Please, come on. This legislation was supported by all parties, which in the current Canadian political climate is virtually impossible. The reason it passed so quickly is it's simply correct. There is no inherent right to enter to a place of public performance and make an unauthorized recording, and *IT SAYS SO ON THE BACK OF YOUR TICKET*. So, by making such a recording, you are already breaching the contract you agreed to when you bought your ticket. This bill simply added some penalties if you succeeded
      • by badfish99 (826052) on Tuesday September 25, 2007 @02:44AM (#20739623)
        Neither is there an inherant right for business models to be propped up by government legislation, especially when there is already the remedy of breach of civil contract.
        • Re: (Score:2, Insightful)

          by cliffski (65094)
          oh god, its the old "business model propped up by government" complaint again.

          lets say you run a shop that sells food. all the food is on shelves, ready for people to pick it up and take home. the windows are made of glass. If people don't want to pay, they can ram-raid the shop at midnight, load up all the food, and drive off. Why don't we all do this?
          Because its against the law. The police will investigate, they may well catch us, they will prosecute us, they will press for us to get a custodial sentence,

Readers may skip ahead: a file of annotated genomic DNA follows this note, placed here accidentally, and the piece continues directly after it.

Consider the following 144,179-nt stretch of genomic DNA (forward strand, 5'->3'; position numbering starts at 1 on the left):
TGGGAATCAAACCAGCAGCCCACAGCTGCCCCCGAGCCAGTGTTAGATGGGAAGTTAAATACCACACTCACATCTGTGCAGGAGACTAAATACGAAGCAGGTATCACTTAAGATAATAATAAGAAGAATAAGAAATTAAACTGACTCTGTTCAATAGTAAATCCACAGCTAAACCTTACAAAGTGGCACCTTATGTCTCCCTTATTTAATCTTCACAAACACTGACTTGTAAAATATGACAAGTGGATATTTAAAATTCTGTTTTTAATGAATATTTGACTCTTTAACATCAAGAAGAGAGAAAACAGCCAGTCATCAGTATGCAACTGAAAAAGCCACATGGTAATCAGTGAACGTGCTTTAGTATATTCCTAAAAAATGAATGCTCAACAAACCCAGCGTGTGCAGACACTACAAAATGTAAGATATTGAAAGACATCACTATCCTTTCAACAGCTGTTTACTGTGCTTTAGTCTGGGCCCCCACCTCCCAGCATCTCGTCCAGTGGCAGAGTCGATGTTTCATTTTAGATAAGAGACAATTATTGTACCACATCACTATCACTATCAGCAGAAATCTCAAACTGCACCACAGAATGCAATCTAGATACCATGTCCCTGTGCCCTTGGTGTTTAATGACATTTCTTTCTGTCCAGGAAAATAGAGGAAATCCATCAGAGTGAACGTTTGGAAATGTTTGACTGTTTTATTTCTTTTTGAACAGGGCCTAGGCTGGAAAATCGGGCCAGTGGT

• by WNight (23683) *
            http://www.boingboing.net/2007/09/22/why-knockoffs-are-go.html [boingboing.net]

            Actually, it's not clear that copying intellectual property hurts its creator.

            The fact is that copyright and physical property are nothing alike. You can't just forbid people to copy intellectual works - they've already started by watching them. Are the quotes they remember a violation?
            • by cliffski (65094)
              wow, if boingboing says it it must be true, they are about as rapidly anti-copyright as slashdot.
              As a content creator, I can assure you that it is massively clear, but you keep clinging to some belief that copyright theft is somehow a good thing for the person you took the product from if it helps you sleep at nights.
              • by k8to (9046) on Tuesday September 25, 2007 @06:10AM (#20740643) Homepage
                If a site is anti-copyright it must be wrong?

                Sorry it still isn't theft, no matter how many times you say it so. The term in both vernacular and legalese is incorrect.
                • by cliffski (65094)
                  a website like this one that mods someone as flamebait for daring to suggest that an argument about business models does not hold up under scrutiny is clearly one-sided and wrong, yes.
                  Slashdot posters routinely stick their fingers in their ears and pretend not to listen, as do digg and boingboing users, if there is ever a reasonable argument mentioned in favour of copyright. Anything that stops you taking other peoples work for free is 'teh evil' and 'teh mafiaaaaa'.
                  • Re: (Score:2, Insightful)

                    by k8to (9046)

                    a website like this one that mods someone as flamebait for daring to suggest that an argument about business models does not hold up under scrutiny is clearly one-sided and wrong, yes.